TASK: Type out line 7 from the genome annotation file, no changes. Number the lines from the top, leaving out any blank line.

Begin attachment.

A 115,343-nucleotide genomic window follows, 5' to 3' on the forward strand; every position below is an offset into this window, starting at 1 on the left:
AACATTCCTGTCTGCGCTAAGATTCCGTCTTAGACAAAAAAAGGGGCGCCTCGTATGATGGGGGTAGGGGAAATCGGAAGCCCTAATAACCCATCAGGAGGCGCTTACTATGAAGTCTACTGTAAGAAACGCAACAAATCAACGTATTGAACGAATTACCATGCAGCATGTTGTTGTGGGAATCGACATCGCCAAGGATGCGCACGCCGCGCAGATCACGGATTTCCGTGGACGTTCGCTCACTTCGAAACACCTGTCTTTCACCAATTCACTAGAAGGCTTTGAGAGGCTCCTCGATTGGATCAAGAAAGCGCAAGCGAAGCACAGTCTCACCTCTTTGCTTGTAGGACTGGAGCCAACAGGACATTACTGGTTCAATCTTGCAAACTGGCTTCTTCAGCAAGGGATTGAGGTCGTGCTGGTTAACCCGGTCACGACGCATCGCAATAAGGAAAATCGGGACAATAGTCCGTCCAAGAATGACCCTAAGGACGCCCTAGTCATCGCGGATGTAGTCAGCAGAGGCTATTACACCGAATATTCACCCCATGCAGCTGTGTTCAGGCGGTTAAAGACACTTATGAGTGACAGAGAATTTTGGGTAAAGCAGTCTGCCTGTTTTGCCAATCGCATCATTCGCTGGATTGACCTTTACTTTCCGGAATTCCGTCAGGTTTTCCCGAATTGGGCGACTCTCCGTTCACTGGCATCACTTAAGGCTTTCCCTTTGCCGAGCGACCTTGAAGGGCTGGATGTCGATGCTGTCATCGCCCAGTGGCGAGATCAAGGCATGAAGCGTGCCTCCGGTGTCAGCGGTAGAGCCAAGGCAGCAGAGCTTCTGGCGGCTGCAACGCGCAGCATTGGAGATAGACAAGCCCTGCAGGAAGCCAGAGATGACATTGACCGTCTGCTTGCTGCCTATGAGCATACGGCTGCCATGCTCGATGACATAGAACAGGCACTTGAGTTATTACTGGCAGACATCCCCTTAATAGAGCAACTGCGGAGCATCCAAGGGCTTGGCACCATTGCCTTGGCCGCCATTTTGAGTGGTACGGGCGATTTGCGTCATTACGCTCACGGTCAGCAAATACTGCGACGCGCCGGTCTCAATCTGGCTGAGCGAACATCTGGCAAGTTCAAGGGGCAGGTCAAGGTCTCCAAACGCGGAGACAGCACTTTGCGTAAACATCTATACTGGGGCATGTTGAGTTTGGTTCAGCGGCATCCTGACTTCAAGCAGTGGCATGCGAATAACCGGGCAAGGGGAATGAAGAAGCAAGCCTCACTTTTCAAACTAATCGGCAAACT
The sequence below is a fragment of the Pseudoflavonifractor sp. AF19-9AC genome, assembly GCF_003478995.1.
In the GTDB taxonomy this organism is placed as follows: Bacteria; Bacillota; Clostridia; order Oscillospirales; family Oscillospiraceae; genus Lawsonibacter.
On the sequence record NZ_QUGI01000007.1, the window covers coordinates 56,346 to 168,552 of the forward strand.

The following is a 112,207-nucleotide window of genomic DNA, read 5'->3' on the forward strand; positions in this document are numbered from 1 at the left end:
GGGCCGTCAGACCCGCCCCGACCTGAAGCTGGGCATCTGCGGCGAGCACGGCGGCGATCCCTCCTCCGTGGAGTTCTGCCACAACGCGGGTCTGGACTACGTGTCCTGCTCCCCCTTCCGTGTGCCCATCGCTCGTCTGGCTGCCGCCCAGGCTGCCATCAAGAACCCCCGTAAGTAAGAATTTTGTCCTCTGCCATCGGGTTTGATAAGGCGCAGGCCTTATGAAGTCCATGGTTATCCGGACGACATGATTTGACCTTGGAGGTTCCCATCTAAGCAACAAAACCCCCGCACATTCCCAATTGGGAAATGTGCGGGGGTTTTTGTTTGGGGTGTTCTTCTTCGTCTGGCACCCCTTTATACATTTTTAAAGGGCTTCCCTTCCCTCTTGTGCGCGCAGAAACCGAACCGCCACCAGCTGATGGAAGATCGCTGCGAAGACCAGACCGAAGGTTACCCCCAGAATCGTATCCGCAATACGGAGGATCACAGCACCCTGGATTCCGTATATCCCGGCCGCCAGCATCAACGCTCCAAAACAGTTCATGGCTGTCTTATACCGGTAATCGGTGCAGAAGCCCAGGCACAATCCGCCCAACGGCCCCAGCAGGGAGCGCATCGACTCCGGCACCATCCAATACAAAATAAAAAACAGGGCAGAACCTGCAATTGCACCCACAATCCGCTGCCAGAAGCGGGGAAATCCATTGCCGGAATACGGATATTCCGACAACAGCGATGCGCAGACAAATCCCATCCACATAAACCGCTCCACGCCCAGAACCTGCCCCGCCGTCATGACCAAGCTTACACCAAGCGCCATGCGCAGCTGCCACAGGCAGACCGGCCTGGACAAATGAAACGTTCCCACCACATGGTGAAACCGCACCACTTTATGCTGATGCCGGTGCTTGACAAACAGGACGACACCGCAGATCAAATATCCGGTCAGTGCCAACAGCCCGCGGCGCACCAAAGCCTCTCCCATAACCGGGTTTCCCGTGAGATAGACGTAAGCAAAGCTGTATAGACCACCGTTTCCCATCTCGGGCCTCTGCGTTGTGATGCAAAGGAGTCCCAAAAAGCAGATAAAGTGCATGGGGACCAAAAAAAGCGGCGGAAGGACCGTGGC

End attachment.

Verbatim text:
GGGCCGTCAGACCCGCCCCGACCTGAAGCTGGGCATCTGCGGCGAGCACGGCGGCGATCCCTCCTCCGTGGAGTTCTGCCACAACGCGGGTCTGGACTACGTGTCCTGCTCCCCCTTCCGTGTGCCCATCGCTCGTCTGGCTGCCGCCCAGGCTGCCATCAAGAACCCCCGTAAGTAAGAATTTTGTCCTCTGCCATCGGGTTTGATAAGGCGCAGGCCTTATGAAGTCCATGGTTATCCGGACGACATGATTTGACCTTGGAGGTTCCCATCTAAGCAACAAAACCCCCGCACATTCCCAATTGGGAAATGTGCGGGGGTTTTTGTTTGGGGTGTTCTTCTTCGTCTGGCACCCCTTTATACATTTTTAAAGGGCTTCCCTTCCCTCTTGTGCGCGCAGAAACCGAACCGCCACCAGCTGATGGAAGATCGCTGCGAAGACCAGACCGAAGGTTACCCCCAGAATCGTATCCGCAATACGGAGGATCACAGCACCCTGGATTCCGTATATCCCGGCCGCCAGCATCAACGCTCCAAAACAGTTCATGGCTGTCTTATACCGGTAATCGGTGCAGAAGCCCAGGCACAATCCGCCCAACGGCCCCAGCAGGGAGCGCATCGACTCCGGCACCATCCAATACAAAATAAAAAACAGGGCAGAACCTGCAATTGCACCCACAATCCGCTGCCAGAAGCGGGGAAATCCATTGCCGGAATACGGATATTCCGACAACAGCGATGCGCAGACAAATCCCATCCACATAAACCGCTCCACGCCCAGAACCTGCCCCGCCGTCATGACCAAGCTTACACCAAGCGCCATGCGCAGCTGCCACAGGCAGACCGGCCTGGACAAATGAAACGTTCCCACCACATGGTGAAACCGCACCACTTTATGCTGATGCCGGTGCTTGACAAACAGGACGACACCGCAGATCAAATATCCGGTCAGTGCCAACAGCCCGCGGCGCACCAAAGCCTCTCCCATAACCGGGTTTCCCGTGAGATAGACGTAAGCAAAGCTGTATAGACCACCGTTTCCCATCTCGGGCCTCTGCGTTGTGATGCAAAGGAGTCCCAAAAAGCAGATAAAGTGCATGGGGACCAAAAAAAGCGGCGGAAGGACCGTGGC